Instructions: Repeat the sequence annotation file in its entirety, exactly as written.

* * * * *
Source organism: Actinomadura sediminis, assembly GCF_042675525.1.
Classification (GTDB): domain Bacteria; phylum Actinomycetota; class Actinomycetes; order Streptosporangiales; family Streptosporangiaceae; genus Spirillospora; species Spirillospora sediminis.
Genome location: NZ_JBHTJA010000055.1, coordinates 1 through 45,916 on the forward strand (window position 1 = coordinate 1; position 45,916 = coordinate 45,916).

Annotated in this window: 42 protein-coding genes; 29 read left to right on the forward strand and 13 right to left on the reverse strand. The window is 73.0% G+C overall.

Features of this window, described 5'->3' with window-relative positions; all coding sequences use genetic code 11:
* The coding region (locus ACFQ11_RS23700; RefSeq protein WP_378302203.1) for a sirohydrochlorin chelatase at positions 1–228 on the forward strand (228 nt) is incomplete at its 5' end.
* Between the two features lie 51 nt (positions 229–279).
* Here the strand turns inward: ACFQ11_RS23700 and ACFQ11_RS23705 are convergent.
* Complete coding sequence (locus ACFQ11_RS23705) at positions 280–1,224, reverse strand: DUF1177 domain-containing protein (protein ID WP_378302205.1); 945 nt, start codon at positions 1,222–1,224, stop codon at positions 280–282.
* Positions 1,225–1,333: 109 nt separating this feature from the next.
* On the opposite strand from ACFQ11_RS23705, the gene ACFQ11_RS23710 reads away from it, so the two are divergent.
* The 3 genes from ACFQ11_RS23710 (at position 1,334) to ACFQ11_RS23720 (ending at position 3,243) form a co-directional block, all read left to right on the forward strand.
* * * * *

Source organism: Actinomadura sediminis, assembly GCF_042675525.1.
Classification (GTDB): domain Bacteria; phylum Actinomycetota; class Actinomycetes; order Streptosporangiales; family Streptosporangiaceae; genus Spirillospora; species Spirillospora sediminis.
Genome location: NZ_JBHTJA010000055.1, coordinates 1 through 45,916 on the forward strand (window position 1 = coordinate 1; position 45,916 = coordinate 45,916).

Annotated in this window: 42 protein-coding genes; 29 read left to right on the forward strand and 13 right to left on the reverse strand. The window is 73.0% G+C overall.

Features of this window, described 5'->3' with window-relative positions; all coding sequences use genetic code 11:
* The coding region (locus ACFQ11_RS23700; RefSeq protein WP_378302203.1) for a sirohydrochlorin chelatase at positions 1–228 on the forward strand (228 nt) is incomplete at its 5' end.
* Between the two features lie 51 nt (positions 229–279).
* Here the strand turns inward: ACFQ11_RS23700 and ACFQ11_RS23705 are convergent.
* Complete coding sequence (locus ACFQ11_RS23705) at positions 280–1,224, reverse strand: DUF1177 domain-containing protein (protein ID WP_378302205.1); 945 nt, start codon at positions 1,222–1,224, stop codon at positions 280–282.
* Positions 1,225–1,333: 109 nt separating this feature from the next.
* On the opposite strand from ACFQ11_RS23705, the gene ACFQ11_RS23710 reads away from it, so the two are divergent.
* The 3 genes from ACFQ11_RS23710 (at position 1,334) to ACFQ11_RS23720 (ending at position 3,243) form a co-directional block, all read left to right on the forward strand.